Tuesday, August 10, 2010

Did Adam Smith Write This?

ANDREW C. REVKIN posts in Dot Earth (HERE):

The Endless Pursuit of Unnecessary Things’

“Adam Smith, the father of economics, 250 years ago, said: “An investment is by all right-minded people to be commended, because it brings comforts and necessities to the citizenry. But, if continued indefinitely, it will lead to the endless pursuit of unnecessary things
.”

Comment
I am not aware of where Adam Smith made such a pronouncement (or, at least have not found it yet) and would appreciate any help from readers of Lost Legacy to locate it in Smith’ works.

It sounds in part as something Smith could have said, but has a modern ring to it as well. It may be a paraphrase at best or simply invented by somebody with a modern axe to grind.

It is now reappearing on other Blogs, which is to be expected, and has received at least one rebuttal from Ronald Bailley at Reason.com HERE:'Decrying the "Pursuit of Unnecessary Things"
Are we overconsuming our way to doomsday
?'

Any light that readers can shine on it would be appreciated.

Labels:

9 Comments:

Blogger Ruari said...

I can't find it either, Professor, although it does ring a vague bell.

If I can nail down whatever it is that is tinkling, I will let you know.

4:33 pm  
Blogger Andy Revkin said...

I've been trying to run this to ground as well. Happy to share any insights. What other Smith scholars/biographers are out there who'd know?

5:04 pm  
Blogger Gavin Kennedy said...

Ruari

Smith described wealth as the annual output of the 'necessaries, conveniences, and amusements of life'.
Basic hunter gathers were limited to 'necessities' by the limits of what an individual could make of the bounties of nature and the fruits of his/her labour. The conveniences came later (shepherding and farming) and mostly enjoyed by the elites. In the transformation to commerce, consumption gradually rose (population increased, but per capita incomes of the majority remained basic - the elites syphoned off luxuries and stone 'civilisation'.

Smith said the driving force for these changes was the urge to self-betterment, epitomised by his fable of the ambitions of the 'poor man's' son (Book IV, WN), who strived and suffered for wealth, represented by 'trivia', but this cleared the land and created the technologies that 'crossed oceans', etc.

Now this is close to the 'unnecessary things' themes, but misses the point. Life on 'necessaries' is mean, low population (10 million not 6 billion), and short, in the midst of ignorance (murderous superstition).

The 'unnecessary things' theme is an unwarranted perversion of Smith's meaning.
Gavin

6:27 pm  
Blogger Gavin Kennedy said...

Andy Revkin

See above. I appreciate your willingness to remain open to dissent. Any idea where you sourced it?

Gavin

6:29 pm  
Blogger Ruari said...

Thanks, Prof, for your reminder - but that isn't it! There is something that is closer to the original quote you've challenged - but I don't think it's Smith. I hesitate to say it in case it turns out to be someone else entirely but I have a feeling it's more like mid-Marx.

7:03 pm  
Blogger Gavin Kennedy said...

Ruari
We are missing each others point!

My comments were not an attempt to show where Smith made anything like the statement attributed to him but to show what he did say, which is much less than the attribution.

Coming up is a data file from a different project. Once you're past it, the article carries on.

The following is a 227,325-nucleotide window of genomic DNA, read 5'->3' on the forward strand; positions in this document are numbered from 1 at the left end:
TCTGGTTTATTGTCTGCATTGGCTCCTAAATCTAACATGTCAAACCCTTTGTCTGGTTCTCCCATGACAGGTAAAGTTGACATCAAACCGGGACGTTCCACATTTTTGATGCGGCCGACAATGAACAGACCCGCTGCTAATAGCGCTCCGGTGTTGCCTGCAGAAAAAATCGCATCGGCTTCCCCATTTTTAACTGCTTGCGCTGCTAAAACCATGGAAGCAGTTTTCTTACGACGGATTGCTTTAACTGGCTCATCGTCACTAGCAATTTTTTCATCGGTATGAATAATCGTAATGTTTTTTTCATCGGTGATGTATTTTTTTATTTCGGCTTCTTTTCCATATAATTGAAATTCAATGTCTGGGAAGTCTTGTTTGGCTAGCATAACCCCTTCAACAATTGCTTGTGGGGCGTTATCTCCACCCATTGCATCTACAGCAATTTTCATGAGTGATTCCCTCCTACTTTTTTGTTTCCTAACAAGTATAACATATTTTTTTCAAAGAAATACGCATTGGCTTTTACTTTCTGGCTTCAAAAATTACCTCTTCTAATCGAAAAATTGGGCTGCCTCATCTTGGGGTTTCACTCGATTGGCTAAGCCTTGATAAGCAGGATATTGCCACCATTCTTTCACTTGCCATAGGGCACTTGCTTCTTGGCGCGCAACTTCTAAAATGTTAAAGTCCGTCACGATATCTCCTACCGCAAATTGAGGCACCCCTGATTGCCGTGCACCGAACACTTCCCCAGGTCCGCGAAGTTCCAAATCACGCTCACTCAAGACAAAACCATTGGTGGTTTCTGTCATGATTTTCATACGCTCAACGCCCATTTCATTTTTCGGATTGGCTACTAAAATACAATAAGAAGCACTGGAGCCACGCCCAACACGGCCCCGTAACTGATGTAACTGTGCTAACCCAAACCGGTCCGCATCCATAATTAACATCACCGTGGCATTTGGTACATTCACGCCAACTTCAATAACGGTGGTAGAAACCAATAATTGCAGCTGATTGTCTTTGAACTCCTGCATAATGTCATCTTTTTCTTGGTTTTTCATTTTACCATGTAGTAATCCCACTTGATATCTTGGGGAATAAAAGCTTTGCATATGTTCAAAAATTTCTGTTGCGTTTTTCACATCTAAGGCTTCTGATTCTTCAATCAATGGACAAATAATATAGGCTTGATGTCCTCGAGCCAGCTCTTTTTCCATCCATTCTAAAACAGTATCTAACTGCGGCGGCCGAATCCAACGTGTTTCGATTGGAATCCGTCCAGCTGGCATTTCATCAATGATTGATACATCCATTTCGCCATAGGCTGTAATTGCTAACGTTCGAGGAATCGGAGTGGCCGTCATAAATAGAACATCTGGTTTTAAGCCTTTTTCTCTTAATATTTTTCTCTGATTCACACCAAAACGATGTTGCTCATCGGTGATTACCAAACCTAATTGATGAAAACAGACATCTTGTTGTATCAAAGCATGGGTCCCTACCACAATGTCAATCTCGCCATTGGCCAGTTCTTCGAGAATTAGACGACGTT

I agree: someone has misattributed the invented quote to Smith. The human capacity to search for 'conveniences' and 'amusements', Smith says, is almost inexhaustible, a point made by Smith but and not realised by the 'stagnation' purveyors on 19th century doomsayers and todays dismal (usually well-healed) 'environmentalists'.

The hunt continues.

Gavin

3:22 pm  
Blogger Ruari said...

Ah, well, we're on the same page now!

I've scanned much, including Ursula K le Guin ('The Dispossessed' - not as weird a choice as some may think!) to Yevgeny Zemyatin and including J M Keynes - nothing yet. However, I'm certain I have read pretty much exactly that quote somewhere and I think it's within the past 18 months.

On the Internet, I've found nothing before February 2008, when it was mentioned in a New York Times column. It pops up all over the place after that.

(and no, the NYT column wasn't where I read it previously!)

The hunt helps to make those long summer evenings just fly by...

3:37 pm  
Blogger entech said...

“An investment is by all right-minded people to be commended, because it brings comforts and necessities to the citizenry. But, if continued indefinitely, it will lead to the endless pursuit of unnecessary things.”
The entire phrase does not seem authentic:
“Investment” does not appear in WON. Investigate and Investiture are the only are the only references to Invest.
“All right minded people” comes very close to question begging.
“Comforts” is never used in this sense. The usual phrase is “necessaries and conveniences”.
“Citizenry” is never used.
Presuming this is meant to be investment for manufacture and that the Industrial Revolution had not really begun. The capacity for the production of necessary things was barely sufficient.

This appears to be a modern idea looking for historical justification, without a convenient “invisible hand” to support it one had (perhaps) to be created.

David

6:45 am  
Blogger Ruari said...

I tend to agree with you David.

There are elements of Smith but also of Keynes, mixed with a bit of 'Hollywood' buddhism. And other stuff besides.

It's increasingly sounding to me like something from a 'League of Gentlemen' stocktake in the Local Shop. I have a suggested script, if you're interested...;-)

1:12 pm  

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